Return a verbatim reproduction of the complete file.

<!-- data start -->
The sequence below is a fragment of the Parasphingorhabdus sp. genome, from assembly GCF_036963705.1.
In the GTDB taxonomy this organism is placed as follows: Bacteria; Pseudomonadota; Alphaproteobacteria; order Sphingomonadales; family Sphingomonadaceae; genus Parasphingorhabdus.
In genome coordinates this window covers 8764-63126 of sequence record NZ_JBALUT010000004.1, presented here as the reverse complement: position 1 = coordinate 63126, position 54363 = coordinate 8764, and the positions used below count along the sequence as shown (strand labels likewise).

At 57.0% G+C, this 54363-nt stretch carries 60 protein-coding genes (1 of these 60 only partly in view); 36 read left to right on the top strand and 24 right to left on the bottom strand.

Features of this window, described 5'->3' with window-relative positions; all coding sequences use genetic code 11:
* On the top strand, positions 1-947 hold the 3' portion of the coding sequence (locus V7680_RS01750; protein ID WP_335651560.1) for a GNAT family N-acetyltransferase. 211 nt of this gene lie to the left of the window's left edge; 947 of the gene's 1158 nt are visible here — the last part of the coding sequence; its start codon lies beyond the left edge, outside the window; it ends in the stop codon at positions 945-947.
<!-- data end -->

The sequence below is a fragment of the Parasphingorhabdus sp. genome, from assembly GCF_036963705.1.
In the GTDB taxonomy this organism is placed as follows: Bacteria; Pseudomonadota; Alphaproteobacteria; order Sphingomonadales; family Sphingomonadaceae; genus Parasphingorhabdus.
In genome coordinates this window covers 8764-63126 of sequence record NZ_JBALUT010000004.1, presented here as the reverse complement: position 1 = coordinate 63126, position 54363 = coordinate 8764, and the positions used below count along the sequence as shown (strand labels likewise).

At 57.0% G+C, this 54363-nt stretch carries 60 protein-coding genes (1 of these 60 only partly in view); 36 read left to right on the top strand and 24 right to left on the bottom strand.

Features of this window, described 5'->3' with window-relative positions; all coding sequences use genetic code 11:
* On the top strand, positions 1-947 hold the 3' portion of the coding sequence (locus V7680_RS01750; protein ID WP_335651560.1) for a GNAT family N-acetyltransferase. 211 nt of this gene lie to the left of the window's left edge; 947 of the gene's 1158 nt are visible here — the last part of the coding sequence; its start codon lies beyond the left edge, outside the window; it ends in the stop codon at positions 945-947.